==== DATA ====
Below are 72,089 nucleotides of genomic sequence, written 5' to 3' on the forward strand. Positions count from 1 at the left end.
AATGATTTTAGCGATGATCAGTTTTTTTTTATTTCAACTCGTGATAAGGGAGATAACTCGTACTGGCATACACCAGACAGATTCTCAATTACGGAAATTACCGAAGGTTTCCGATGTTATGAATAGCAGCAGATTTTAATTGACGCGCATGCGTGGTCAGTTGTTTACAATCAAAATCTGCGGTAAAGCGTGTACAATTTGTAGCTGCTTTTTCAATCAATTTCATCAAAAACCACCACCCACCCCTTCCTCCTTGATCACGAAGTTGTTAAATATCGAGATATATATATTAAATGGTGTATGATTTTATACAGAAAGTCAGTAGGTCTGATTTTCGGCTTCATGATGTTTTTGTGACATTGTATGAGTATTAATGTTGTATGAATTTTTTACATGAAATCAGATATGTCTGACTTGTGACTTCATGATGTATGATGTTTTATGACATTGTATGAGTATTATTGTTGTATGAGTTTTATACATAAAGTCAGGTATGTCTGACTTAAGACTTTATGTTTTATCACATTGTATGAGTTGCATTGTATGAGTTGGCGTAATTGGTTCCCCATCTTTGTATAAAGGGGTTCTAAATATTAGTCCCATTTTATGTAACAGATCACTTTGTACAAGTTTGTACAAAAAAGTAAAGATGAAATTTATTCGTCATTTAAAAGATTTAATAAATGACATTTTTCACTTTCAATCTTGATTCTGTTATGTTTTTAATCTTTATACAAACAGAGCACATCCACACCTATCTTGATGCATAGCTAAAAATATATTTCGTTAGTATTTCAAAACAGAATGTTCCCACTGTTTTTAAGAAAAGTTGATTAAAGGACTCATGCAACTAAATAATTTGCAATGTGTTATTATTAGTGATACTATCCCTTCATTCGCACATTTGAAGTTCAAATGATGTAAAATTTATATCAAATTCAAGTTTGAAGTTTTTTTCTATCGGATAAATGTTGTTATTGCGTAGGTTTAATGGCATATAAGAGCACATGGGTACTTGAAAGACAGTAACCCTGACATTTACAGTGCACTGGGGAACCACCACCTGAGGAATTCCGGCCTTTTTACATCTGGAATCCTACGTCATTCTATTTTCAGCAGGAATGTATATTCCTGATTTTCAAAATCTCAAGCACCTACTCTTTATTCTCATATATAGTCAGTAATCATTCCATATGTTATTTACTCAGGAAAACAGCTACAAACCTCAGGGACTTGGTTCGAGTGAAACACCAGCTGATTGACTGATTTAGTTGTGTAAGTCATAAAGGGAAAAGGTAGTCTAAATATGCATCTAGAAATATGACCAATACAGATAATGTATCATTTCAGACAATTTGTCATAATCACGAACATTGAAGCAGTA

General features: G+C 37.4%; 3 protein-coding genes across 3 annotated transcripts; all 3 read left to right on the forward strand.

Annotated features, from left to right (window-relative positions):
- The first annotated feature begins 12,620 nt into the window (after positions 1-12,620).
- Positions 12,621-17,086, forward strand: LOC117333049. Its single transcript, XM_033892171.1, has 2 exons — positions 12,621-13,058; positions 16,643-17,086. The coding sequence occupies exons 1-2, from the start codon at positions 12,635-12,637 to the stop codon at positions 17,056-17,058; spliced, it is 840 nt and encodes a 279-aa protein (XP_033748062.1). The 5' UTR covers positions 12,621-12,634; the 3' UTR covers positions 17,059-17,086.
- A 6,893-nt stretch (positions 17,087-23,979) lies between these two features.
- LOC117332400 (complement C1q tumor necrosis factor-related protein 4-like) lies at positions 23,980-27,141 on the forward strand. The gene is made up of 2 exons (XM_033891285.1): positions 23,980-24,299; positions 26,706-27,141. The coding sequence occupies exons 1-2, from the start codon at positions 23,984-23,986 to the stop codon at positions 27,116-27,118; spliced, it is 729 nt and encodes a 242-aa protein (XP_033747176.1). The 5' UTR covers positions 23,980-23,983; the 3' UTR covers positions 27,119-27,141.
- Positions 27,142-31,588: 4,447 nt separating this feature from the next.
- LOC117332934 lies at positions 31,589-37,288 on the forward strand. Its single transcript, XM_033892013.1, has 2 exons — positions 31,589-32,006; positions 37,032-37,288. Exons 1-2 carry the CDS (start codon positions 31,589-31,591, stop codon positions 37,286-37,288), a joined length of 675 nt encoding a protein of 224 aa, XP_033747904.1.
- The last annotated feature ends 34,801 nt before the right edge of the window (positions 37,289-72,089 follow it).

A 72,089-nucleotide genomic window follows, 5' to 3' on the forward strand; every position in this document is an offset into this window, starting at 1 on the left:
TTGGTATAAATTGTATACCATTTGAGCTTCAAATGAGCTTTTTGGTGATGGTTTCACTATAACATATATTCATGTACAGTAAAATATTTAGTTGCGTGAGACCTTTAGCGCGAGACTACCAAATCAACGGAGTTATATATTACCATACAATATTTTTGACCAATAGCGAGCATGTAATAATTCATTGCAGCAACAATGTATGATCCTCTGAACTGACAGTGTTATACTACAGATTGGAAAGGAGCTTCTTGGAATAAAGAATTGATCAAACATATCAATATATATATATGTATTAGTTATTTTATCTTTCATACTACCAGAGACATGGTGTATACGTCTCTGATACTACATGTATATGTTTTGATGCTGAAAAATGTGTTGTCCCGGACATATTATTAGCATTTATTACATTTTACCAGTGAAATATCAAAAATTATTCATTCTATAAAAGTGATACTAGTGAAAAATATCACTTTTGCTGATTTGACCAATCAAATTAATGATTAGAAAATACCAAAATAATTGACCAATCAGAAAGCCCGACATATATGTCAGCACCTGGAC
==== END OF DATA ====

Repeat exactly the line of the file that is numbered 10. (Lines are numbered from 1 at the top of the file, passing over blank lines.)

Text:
- LOC117332934 lies at positions 31,589-37,288 on the forward strand. Its single transcript, XM_033892013.1, has 2 exons — positions 31,589-32,006; positions 37,032-37,288. Exons 1-2 carry the CDS (start codon positions 31,589-31,591, stop codon positions 37,286-37,288), a joined length of 675 nt encoding a protein of 224 aa, XP_033747904.1.